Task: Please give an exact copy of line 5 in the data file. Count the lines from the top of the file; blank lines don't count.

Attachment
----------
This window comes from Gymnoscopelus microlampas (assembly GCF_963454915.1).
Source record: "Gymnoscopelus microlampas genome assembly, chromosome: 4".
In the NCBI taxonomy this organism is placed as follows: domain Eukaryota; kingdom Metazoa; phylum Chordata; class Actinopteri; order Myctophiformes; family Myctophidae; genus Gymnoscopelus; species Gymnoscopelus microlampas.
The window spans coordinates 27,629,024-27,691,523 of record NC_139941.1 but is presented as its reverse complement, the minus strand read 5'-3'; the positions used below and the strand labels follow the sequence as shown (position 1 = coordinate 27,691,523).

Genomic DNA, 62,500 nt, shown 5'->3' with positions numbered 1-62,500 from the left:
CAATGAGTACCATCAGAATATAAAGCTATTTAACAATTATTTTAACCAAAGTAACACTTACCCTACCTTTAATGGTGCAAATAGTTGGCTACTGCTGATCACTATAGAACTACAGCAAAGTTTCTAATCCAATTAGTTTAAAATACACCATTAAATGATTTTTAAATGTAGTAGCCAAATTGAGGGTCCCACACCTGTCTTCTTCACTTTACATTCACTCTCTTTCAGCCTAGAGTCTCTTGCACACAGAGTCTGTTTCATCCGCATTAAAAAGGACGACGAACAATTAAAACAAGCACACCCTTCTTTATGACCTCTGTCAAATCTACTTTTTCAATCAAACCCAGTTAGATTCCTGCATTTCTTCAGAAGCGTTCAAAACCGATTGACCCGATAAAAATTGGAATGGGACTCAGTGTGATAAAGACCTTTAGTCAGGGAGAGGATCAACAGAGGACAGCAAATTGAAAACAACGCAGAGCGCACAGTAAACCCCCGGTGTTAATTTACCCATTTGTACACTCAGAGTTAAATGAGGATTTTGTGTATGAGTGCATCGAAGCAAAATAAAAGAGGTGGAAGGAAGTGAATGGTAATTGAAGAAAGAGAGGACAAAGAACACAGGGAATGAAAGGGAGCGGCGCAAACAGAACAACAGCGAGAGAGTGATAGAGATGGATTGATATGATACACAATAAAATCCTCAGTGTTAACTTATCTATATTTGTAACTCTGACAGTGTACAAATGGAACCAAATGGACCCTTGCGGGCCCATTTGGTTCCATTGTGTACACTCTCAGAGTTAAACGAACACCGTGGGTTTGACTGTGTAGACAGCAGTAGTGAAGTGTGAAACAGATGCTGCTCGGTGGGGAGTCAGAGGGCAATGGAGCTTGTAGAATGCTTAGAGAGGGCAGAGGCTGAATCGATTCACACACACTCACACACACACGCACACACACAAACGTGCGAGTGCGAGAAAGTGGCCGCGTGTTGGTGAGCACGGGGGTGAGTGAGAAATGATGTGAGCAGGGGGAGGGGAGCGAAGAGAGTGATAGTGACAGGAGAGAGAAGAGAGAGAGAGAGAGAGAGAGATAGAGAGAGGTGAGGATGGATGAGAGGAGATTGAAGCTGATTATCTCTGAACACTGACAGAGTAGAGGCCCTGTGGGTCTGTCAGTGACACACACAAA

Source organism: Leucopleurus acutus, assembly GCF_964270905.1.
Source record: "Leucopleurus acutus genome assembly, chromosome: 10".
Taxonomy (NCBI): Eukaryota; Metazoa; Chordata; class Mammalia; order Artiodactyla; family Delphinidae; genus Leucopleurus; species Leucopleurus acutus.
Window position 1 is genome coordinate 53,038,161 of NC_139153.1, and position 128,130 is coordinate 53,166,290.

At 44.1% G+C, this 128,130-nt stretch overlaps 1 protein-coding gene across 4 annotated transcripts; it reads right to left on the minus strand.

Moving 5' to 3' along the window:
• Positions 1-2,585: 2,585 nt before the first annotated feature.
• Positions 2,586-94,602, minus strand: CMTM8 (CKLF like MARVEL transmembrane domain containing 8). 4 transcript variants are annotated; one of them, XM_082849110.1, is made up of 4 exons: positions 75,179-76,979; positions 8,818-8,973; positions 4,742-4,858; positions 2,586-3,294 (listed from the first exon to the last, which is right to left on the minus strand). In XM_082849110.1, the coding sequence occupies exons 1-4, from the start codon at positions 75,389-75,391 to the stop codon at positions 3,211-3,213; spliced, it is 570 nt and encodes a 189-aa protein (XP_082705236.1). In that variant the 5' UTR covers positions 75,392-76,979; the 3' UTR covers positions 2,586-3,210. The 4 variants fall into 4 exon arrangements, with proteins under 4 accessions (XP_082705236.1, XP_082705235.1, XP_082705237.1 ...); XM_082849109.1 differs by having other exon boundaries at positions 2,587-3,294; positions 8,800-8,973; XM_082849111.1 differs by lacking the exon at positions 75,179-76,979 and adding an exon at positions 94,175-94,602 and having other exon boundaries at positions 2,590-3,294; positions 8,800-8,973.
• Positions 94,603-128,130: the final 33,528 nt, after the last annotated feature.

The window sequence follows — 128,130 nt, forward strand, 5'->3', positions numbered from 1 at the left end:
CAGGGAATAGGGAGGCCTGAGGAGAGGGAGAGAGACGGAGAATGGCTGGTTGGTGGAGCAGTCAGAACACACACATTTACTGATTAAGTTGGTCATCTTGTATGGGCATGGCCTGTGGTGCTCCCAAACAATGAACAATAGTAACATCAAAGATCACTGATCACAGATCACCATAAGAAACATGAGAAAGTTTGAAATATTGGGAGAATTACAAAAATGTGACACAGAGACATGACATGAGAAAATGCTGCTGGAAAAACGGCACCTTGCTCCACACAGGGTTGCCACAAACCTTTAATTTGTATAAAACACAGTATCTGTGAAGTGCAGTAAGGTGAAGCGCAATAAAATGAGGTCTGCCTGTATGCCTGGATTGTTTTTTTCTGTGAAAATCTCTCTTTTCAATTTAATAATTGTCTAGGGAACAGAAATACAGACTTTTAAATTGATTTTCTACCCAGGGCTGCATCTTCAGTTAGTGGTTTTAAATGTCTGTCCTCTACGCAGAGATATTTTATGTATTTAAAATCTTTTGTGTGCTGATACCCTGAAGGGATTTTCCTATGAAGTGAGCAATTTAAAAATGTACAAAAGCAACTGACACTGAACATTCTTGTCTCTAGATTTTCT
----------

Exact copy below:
Genomic DNA, 62,500 nt, shown 5'->3' with positions numbered 1-62,500 from the left: